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MY fair reader has been hitherto fatigued by the explanation of botanical terms.

Every science has its peculiar Language.

Music has also its gamut, treble, bass, flats, sharps, naturals, common and triple time, semibreve, minim, crochet, quaver, semiquaver, demisemiquaver, major and minor keys, &c. &c. the meaning of which are to be understood, before the player can have the satisfaction to delight a circle by the varied and exquisite charms of music.

be first trod, before we arrive at the pleasant,

The fair reader will by this time feel anxious to know the uses of the parts of flowers.

The calyx is intended for the protection of the flower at its first opening.

Hence it is caducous, from the Latin word cadere, to fall, dropping sometimes immediately upon the expansion of the corolla, as with the poppy.

Usually it rolls back its leaves, or segments, as in the Meadia, vide plate 15. 1. b. and often again closes.

HAPPINESS.

A FRAGMENT.

By Sr.

MARY resides in a pleasant rural vale, upon the verge of winding river. I had once to visit the virtuous maid. Her circumstan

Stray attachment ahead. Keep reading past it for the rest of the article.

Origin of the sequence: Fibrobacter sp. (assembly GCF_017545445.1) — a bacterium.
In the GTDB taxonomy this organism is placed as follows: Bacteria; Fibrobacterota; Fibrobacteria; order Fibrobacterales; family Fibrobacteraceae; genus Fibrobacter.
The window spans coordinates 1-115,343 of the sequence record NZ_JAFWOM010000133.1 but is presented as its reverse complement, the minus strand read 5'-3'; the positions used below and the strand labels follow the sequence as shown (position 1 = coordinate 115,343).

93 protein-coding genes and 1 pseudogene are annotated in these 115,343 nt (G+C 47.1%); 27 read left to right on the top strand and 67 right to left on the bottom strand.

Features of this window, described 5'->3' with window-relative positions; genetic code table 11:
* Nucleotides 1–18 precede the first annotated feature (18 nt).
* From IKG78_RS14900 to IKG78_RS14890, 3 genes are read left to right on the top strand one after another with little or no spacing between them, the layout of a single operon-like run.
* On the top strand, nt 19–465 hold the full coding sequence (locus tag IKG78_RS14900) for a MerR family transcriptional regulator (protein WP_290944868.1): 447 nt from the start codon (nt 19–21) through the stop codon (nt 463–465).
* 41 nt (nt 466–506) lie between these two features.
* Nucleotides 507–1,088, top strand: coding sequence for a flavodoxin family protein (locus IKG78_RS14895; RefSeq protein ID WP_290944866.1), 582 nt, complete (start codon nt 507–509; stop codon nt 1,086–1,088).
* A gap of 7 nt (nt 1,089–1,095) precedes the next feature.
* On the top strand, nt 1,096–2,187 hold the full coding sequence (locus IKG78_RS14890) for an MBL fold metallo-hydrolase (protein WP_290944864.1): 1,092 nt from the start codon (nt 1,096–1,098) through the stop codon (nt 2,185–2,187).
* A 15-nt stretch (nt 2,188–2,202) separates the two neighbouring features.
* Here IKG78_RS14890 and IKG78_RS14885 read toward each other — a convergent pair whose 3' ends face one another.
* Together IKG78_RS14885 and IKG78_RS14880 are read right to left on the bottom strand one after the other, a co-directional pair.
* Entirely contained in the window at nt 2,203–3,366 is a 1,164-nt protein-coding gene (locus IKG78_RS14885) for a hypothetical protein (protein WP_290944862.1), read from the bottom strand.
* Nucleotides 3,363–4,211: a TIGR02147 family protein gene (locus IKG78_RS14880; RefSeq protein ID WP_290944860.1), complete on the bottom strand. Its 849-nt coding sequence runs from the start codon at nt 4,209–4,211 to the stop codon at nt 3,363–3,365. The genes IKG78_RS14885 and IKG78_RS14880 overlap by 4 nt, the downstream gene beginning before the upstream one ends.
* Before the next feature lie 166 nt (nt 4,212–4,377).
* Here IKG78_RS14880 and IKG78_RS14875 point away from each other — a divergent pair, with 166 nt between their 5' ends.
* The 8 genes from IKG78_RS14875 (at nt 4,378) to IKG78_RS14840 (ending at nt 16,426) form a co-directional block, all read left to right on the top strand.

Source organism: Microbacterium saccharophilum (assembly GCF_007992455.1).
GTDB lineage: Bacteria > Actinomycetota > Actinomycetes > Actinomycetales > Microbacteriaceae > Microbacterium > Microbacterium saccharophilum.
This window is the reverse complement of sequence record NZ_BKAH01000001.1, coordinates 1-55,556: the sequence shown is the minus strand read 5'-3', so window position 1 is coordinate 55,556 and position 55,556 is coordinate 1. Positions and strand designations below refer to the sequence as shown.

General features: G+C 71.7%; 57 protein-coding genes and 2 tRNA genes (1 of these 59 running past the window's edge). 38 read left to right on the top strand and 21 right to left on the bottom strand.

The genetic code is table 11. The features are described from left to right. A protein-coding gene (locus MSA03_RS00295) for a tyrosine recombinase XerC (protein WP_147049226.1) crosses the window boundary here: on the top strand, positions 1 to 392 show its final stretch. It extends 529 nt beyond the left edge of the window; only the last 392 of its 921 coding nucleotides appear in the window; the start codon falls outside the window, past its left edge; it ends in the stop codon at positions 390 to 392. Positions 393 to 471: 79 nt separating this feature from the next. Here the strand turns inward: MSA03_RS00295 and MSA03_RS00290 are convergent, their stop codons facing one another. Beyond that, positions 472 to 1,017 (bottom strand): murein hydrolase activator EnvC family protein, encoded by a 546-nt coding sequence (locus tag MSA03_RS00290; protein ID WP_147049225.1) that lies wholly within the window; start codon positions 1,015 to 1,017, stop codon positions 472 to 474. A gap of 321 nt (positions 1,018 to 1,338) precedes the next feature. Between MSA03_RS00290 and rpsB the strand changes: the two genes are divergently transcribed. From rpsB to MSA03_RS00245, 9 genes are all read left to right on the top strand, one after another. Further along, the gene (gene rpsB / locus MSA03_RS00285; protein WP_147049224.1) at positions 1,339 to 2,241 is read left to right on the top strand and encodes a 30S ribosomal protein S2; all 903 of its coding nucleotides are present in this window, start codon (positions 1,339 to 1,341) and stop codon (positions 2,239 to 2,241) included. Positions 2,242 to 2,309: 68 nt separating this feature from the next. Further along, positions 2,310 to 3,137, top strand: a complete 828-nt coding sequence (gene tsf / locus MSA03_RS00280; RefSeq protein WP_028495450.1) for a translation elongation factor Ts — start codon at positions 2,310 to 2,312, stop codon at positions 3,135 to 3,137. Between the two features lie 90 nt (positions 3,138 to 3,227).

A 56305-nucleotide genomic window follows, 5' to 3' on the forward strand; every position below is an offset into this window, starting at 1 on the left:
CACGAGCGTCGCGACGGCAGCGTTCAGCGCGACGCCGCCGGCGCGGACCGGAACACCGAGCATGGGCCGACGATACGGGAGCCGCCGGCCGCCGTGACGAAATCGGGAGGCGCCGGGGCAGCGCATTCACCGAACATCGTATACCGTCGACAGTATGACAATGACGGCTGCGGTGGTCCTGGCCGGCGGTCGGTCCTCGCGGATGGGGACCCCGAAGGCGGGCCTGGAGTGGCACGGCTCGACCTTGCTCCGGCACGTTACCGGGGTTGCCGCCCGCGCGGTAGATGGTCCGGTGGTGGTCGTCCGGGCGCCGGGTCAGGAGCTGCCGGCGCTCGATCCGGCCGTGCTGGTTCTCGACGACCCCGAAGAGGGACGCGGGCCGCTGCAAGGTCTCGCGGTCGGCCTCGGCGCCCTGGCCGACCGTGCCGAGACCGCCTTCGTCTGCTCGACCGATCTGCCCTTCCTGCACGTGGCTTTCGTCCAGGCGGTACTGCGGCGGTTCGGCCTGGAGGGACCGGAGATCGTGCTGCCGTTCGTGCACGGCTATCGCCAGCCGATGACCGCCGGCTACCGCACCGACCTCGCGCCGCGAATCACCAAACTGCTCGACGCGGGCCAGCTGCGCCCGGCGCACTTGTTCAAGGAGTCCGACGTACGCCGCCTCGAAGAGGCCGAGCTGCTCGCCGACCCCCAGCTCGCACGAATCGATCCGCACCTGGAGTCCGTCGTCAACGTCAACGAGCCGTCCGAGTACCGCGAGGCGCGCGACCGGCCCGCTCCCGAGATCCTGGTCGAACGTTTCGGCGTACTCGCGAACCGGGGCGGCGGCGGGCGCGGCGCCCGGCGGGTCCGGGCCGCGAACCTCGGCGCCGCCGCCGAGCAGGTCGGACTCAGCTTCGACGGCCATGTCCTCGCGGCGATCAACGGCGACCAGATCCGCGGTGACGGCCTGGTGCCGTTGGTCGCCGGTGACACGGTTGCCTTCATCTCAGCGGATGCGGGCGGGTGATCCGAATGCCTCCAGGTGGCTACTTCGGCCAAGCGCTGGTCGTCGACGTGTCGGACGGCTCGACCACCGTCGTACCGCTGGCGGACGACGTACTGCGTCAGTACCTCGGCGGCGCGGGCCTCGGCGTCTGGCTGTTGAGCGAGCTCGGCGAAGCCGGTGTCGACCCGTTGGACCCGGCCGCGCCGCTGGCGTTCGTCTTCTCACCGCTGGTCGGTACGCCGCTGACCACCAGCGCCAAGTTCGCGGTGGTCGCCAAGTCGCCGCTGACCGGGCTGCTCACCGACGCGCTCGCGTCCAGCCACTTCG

a

ces are truly respectable. Her lowly yet happy cot is overspread with a canopy of jessamine; a circlet of honey-suckles decks the door; a goldfinch and a canary are the happy, cheerful occupiers of this sil

van arch.

In shadier bower,

More sacred and sequester'd, though but feign'd,

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Pan or Sylvanus never slept, nor nymph
Nor Faunus haunted.'

Pale eve with many a crimson streak,
Soft fading, tip'd the fime-invested hill;
And through blue steams emerging from the
lake

Enamour'd walk, where odorous scents disclose

The hidden jassamine, eglantine, and rose; Here whisper'd love, and breath'd the raptur'd sigh,

And stole a kiss unseen by vulgar eye.”

T

She reigns the beauty of the villa; by all beloved, by all respected; too kind to injure, too good to distress, ready to alleviate, and willing to oblige. Her form boasts the image of loveliness, and all the elegance of eleanliness; her temper. mild and pleasing. Mary is adorned with every grace that renders lovely woed man truly amiable. 1

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As we sat under the shade of a

willow, I stole from her finger the golden pledge. As I viewed its glit tering form, my aching bosom swell

and recoiled with a sigh: I could have wished I might be allowed to return another to Mary-return a

mein, In form an angel'

When Milton speaks of Paradise, and describes Eve, and the impressión Adam felt when he first beheld her, that impression was not more forcible than were my feelings at the first interview I had with Mary.

Graceful she moves, with more than mertal promise of connubial bliss; but I dared not entertain the hope. Hap py and blest (exclaimed I) is the fortunate youth that claims you as his own!